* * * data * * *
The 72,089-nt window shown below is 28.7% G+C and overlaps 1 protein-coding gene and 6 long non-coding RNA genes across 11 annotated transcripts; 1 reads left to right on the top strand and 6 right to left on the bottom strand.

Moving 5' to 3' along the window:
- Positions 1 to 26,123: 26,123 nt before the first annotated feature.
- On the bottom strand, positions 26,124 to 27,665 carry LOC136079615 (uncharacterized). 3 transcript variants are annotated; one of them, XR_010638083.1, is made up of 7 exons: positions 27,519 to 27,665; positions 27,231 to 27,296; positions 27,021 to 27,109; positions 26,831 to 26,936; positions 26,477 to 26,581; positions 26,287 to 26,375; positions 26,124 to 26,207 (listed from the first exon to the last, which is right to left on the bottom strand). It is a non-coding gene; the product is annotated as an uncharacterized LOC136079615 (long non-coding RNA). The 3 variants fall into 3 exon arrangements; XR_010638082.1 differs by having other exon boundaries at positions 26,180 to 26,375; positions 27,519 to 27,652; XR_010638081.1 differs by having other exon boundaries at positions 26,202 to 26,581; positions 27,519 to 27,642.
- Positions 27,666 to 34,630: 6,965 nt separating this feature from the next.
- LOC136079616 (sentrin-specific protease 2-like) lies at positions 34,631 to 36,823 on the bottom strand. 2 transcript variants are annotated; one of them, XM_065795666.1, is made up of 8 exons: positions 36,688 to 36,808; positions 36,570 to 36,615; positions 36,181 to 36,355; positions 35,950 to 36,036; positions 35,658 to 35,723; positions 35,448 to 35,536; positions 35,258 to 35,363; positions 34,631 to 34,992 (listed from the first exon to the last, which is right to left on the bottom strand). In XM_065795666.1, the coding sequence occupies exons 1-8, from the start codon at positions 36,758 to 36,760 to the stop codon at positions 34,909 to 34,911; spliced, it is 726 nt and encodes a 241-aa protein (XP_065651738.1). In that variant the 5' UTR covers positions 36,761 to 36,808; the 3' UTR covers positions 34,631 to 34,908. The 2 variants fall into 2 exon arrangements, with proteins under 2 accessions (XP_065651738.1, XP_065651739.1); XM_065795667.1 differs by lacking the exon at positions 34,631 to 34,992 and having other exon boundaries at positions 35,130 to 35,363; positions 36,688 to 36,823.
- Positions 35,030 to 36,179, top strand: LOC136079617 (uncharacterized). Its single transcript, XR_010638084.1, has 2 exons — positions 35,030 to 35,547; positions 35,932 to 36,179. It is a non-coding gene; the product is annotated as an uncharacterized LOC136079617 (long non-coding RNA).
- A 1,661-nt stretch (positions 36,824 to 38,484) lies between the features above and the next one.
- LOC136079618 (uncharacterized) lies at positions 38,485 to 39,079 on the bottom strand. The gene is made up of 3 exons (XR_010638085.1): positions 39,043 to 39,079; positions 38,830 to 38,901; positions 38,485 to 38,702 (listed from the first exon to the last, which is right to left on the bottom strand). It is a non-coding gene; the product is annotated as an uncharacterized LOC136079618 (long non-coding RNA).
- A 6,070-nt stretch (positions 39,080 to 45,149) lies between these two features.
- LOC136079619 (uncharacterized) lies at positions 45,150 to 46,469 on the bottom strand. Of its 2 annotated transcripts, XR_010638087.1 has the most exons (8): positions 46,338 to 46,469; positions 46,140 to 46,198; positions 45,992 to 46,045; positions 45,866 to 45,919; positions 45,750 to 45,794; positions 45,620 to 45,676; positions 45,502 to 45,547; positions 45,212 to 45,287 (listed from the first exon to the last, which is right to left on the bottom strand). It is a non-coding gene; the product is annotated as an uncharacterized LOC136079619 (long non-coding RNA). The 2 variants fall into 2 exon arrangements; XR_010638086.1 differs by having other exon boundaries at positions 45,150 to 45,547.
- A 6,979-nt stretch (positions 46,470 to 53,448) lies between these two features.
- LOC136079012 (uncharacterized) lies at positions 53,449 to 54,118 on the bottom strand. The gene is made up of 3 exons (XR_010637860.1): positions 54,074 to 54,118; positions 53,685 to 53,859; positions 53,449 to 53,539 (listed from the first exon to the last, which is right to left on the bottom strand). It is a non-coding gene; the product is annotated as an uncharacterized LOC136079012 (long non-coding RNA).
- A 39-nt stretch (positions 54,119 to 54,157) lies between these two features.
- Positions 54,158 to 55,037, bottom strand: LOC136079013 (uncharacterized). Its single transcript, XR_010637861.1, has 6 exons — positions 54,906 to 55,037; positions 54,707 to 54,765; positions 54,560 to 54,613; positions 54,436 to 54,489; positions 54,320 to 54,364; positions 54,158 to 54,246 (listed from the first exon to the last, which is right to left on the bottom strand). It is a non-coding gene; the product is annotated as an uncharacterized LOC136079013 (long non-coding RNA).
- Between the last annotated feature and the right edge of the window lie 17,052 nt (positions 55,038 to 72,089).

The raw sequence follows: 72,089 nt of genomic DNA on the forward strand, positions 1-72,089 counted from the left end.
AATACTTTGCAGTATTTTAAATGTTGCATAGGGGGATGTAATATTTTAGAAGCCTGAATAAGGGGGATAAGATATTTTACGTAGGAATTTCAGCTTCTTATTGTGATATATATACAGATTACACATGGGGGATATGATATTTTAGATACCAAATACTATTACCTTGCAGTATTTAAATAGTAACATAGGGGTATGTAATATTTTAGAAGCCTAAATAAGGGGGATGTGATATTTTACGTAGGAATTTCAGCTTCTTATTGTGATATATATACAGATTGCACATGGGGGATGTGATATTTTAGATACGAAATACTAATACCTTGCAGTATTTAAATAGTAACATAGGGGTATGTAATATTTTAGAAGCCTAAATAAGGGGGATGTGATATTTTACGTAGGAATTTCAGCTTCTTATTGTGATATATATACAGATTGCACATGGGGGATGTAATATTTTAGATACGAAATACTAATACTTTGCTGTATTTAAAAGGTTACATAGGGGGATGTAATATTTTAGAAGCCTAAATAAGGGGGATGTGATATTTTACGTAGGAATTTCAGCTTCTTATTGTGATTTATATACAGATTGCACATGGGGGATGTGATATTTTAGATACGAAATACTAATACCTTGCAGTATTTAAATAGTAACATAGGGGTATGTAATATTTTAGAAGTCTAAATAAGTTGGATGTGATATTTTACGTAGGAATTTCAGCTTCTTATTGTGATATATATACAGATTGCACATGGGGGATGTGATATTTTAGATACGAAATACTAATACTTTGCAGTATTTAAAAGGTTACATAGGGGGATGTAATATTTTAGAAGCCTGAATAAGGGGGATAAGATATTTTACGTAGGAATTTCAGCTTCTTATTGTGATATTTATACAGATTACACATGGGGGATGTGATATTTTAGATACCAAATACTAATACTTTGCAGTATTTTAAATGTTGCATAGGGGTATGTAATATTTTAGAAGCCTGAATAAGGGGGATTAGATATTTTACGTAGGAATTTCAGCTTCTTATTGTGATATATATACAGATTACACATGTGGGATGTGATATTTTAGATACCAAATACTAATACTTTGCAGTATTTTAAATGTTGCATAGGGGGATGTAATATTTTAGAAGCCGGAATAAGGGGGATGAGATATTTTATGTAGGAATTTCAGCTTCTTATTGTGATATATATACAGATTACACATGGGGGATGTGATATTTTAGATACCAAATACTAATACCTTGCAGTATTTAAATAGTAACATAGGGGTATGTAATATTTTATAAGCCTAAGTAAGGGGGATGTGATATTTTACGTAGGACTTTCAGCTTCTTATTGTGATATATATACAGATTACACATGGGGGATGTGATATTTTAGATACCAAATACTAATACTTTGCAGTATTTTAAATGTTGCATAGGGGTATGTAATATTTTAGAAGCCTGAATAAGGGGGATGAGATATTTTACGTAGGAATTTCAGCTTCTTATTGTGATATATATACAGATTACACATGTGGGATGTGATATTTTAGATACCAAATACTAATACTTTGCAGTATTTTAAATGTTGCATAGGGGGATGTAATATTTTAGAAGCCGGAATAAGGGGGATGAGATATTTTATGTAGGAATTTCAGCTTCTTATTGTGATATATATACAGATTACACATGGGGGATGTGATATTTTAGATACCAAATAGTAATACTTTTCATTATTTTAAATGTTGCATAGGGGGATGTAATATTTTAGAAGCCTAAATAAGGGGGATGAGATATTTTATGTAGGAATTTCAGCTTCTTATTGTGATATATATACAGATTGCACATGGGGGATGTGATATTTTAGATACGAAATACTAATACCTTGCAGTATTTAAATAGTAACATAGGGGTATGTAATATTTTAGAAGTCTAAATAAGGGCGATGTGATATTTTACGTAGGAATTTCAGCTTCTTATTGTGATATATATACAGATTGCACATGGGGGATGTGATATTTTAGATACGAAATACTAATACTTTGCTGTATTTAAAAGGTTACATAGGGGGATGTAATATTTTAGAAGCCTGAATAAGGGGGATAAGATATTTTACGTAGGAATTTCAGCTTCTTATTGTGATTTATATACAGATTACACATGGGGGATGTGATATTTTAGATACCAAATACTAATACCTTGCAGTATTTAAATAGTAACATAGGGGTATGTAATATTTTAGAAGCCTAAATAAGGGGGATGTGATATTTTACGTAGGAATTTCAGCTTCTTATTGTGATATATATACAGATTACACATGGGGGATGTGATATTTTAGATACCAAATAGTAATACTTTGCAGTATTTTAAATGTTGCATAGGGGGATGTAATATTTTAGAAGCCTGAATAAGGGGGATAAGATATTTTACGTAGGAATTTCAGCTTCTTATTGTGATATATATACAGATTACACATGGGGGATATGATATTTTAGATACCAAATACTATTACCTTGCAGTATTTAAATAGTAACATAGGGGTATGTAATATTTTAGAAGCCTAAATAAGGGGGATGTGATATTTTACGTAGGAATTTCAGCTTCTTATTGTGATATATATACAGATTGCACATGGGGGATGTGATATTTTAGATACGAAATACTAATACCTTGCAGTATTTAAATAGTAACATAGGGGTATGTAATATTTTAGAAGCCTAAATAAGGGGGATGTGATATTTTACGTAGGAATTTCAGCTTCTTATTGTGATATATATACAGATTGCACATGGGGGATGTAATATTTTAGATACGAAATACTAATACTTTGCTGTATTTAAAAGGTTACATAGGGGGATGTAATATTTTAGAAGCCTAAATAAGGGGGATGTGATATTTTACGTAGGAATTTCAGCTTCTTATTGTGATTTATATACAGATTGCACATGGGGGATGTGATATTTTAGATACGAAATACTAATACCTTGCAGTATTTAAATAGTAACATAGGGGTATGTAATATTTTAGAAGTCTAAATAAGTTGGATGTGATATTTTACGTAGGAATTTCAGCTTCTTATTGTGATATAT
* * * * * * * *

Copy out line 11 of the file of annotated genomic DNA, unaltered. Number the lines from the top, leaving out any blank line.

- LOC136079619 (uncharacterized) lies at positions 45,150 to 46,469 on the bottom strand. Of its 2 annotated transcripts, XR_010638087.1 has the most exons (8): positions 46,338 to 46,469; positions 46,140 to 46,198; positions 45,992 to 46,045; positions 45,866 to 45,919; positions 45,750 to 45,794; positions 45,620 to 45,676; positions 45,502 to 45,547; positions 45,212 to 45,287 (listed from the first exon to the last, which is right to left on the bottom strand). It is a non-coding gene; the product is annotated as an uncharacterized LOC136079619 (long non-coding RNA). The 2 variants fall into 2 exon arrangements; XR_010638086.1 differs by having other exon boundaries at positions 45,150 to 45,547.